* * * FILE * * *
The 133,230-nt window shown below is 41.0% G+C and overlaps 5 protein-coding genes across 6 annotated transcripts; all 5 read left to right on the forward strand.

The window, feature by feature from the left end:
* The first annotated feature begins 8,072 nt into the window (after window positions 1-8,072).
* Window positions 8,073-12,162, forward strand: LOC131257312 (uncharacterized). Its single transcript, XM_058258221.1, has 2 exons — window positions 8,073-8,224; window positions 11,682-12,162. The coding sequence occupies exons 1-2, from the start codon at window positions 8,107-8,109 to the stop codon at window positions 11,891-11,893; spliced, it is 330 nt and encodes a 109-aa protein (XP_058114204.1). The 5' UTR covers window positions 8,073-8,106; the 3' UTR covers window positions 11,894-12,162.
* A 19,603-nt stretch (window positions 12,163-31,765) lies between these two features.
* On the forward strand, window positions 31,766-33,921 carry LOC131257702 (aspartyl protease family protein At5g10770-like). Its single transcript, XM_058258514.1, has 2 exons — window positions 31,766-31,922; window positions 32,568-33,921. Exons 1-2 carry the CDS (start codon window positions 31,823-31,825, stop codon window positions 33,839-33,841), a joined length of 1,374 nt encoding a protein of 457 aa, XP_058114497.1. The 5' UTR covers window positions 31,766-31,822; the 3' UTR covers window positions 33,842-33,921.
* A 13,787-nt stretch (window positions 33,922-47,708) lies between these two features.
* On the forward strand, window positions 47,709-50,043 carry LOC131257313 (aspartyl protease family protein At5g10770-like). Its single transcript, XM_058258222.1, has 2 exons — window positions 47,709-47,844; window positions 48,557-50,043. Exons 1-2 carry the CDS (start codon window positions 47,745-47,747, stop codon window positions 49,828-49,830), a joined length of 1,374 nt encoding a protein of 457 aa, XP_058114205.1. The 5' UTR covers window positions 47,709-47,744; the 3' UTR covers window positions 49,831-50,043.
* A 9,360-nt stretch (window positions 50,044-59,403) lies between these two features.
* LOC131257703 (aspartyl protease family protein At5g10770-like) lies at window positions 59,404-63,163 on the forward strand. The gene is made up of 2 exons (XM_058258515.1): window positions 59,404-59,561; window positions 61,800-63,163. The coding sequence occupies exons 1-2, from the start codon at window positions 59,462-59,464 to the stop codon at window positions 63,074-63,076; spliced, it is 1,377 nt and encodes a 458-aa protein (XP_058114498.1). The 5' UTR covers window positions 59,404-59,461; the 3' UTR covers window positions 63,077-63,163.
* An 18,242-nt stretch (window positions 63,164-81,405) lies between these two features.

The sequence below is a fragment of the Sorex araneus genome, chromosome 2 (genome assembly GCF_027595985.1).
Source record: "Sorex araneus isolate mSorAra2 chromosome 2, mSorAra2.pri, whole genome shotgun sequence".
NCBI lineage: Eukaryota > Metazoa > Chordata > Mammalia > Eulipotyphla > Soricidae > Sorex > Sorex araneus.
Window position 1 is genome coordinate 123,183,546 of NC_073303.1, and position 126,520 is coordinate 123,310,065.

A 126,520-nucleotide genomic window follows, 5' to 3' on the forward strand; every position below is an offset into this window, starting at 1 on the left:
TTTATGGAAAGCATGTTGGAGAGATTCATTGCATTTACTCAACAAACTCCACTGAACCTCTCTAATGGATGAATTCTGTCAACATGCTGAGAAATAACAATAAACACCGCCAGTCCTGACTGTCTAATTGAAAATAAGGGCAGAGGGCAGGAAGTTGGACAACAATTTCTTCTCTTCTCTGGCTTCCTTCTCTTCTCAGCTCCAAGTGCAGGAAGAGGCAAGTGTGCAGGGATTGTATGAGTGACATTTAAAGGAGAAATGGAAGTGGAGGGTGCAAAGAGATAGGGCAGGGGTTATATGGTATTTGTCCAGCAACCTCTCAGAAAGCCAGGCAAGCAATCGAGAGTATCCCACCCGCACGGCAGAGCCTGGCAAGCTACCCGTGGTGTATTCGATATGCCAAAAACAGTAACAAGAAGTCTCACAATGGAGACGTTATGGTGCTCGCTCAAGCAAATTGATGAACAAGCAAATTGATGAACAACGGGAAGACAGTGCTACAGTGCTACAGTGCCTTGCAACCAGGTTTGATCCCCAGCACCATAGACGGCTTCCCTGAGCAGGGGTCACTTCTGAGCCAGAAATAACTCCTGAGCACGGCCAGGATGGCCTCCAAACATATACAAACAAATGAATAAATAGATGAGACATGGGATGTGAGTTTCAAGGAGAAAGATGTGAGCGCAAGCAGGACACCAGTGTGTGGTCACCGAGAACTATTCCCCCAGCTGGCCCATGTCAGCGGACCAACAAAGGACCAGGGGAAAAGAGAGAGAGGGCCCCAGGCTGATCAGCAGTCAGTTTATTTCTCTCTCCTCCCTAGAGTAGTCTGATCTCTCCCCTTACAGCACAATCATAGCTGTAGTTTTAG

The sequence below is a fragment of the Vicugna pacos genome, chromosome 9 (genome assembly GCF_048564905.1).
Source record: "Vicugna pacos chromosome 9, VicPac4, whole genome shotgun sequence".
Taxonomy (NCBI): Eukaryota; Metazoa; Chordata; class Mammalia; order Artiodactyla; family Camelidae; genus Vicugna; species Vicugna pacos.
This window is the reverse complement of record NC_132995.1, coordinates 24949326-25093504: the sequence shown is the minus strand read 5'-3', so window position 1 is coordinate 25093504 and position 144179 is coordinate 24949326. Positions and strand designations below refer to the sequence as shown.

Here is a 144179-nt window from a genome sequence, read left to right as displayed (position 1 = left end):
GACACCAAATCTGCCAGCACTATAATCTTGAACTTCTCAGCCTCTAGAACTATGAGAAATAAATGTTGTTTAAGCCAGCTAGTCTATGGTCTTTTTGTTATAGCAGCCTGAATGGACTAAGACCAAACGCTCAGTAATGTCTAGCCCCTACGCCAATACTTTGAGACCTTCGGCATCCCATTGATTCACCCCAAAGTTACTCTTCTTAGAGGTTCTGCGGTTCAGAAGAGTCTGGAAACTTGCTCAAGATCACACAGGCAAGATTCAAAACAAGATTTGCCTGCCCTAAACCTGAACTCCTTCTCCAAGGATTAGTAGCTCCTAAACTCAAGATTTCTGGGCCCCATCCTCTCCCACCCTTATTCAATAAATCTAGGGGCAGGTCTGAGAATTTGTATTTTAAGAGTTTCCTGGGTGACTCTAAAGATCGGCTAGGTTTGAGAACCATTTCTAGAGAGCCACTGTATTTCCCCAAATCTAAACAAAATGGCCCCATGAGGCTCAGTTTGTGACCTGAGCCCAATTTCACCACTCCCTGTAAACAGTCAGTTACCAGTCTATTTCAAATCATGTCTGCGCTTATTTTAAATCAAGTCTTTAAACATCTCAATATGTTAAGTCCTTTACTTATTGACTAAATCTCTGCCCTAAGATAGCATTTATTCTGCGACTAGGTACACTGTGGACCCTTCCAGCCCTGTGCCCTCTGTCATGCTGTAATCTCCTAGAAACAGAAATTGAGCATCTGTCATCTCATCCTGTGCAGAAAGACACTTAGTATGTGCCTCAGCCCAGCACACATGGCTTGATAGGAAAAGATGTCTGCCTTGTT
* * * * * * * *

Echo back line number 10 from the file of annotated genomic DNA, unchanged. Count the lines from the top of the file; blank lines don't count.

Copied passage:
* LOC131257703 (aspartyl protease family protein At5g10770-like) lies at window positions 59,404-63,163 on the forward strand. The gene is made up of 2 exons (XM_058258515.1): window positions 59,404-59,561; window positions 61,800-63,163. The coding sequence occupies exons 1-2, from the start codon at window positions 59,462-59,464 to the stop codon at window positions 63,074-63,076; spliced, it is 1,377 nt and encodes a 458-aa protein (XP_058114498.1). The 5' UTR covers window positions 59,404-59,461; the 3' UTR covers window positions 63,077-63,163.